Emergency Dental Care Increases in Down Economy
A recent survey by a dental statistics company investigated if emergencies increased during the recession.
They found as a result of the recession — and people deferring treatment for economic reasons almost two-thirds of dentists say they’ve seen an increase in emergency calls from existing or new patients.
In the current economy, the survey found that:
- 63% of dentists say they have seen an increase in emergency treatment
- 31% have noticed no change
- 6% say calls for emergency care have actually decreased
Comments from other dentists in the survey included:
In a slow economy, patients are more likely to defer dental care. This, in turn, leads to more dental emergencies, lost teeth, etc.
“I see a many patients delaying treatment, and opting for less expensive treatment, but emergency care is still about the same.”
“Here in the rural Midwest, we are not seeing the downturn that the rest of the country is. We are more conservative and less debt ridden.”
“We’ve especially seen an increase in cracked teeth due to severe clenching from stress,” noted a California dentist.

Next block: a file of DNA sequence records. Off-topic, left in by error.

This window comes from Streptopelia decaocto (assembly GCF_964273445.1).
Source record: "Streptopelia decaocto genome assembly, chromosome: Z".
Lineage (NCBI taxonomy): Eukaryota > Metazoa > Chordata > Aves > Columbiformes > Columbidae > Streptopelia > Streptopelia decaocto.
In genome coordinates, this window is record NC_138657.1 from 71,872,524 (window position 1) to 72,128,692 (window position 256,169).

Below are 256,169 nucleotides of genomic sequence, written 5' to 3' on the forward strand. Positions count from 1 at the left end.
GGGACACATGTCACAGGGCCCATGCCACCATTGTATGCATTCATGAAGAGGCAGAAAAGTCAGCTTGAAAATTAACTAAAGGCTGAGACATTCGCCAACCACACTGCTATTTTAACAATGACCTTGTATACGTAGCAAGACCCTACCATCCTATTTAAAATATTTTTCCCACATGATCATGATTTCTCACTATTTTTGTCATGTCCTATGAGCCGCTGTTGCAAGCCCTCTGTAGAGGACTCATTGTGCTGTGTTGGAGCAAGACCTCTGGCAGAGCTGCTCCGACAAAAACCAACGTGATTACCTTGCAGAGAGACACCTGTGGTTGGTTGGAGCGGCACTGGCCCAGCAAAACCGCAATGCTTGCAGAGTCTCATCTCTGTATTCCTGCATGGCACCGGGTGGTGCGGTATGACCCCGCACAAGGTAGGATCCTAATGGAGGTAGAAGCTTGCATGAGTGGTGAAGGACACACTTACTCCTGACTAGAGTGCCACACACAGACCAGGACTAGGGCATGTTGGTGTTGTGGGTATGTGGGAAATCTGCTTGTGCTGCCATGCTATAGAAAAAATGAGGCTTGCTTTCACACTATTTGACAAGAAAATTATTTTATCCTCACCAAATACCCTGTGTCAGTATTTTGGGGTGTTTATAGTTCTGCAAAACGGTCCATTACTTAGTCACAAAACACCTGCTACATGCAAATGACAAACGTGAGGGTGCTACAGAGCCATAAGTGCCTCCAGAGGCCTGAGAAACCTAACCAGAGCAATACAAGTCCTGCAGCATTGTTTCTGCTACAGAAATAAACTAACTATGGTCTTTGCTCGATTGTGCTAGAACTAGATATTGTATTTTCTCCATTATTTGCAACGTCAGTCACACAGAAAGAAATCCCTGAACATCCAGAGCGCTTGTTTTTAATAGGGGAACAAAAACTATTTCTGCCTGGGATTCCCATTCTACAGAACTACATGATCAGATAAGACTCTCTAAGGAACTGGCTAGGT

Our office has seen an increase in patients seeking emergency care. We too have seen an increase in fractured teeth. Many patients with cracked teeth may need functional crown lengthening to save them or extractions and dental implants. There are numerous problems associated with tooth loss – ugly smile, tooth drifting, loss of chewing efficiency, bone loss.We have also seen an increase in gum disease abscesses as well as lichen planus, a gum condition similar to psoriasis. The increase in fractured teeth, gum disease, and lichen planus is more than likely related to stress from the recession.
Finally, regular preventive care and seeing your dentist on a regular basis may help prevent problems that otherwise could be avoided. We certainly do not want anyone to lose teeth. Long term delaying treatment may result in more expense and more tooth lose, so we advise taking care of your mouth.